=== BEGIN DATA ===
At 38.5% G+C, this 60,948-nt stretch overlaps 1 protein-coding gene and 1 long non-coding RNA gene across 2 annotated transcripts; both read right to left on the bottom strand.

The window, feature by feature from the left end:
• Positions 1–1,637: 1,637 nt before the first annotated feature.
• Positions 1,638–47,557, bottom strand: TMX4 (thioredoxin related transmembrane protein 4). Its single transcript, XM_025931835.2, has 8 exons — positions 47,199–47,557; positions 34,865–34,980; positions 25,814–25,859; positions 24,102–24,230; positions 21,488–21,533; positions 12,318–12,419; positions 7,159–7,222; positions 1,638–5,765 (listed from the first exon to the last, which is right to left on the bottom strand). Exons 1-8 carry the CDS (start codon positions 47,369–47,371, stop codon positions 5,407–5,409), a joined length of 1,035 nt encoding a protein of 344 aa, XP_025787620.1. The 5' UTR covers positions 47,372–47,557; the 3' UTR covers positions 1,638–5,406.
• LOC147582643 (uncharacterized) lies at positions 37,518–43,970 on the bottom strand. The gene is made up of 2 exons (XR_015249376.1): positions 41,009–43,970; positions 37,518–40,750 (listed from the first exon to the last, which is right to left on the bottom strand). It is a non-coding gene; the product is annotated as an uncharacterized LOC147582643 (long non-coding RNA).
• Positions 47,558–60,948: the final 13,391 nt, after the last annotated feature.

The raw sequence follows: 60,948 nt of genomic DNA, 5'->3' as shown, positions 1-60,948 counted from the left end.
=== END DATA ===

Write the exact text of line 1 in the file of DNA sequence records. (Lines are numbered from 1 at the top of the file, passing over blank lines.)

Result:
At 38.5% G+C, this 60,948-nt stretch overlaps 1 protein-coding gene and 1 long non-coding RNA gene across 2 annotated transcripts; both read right to left on the bottom strand.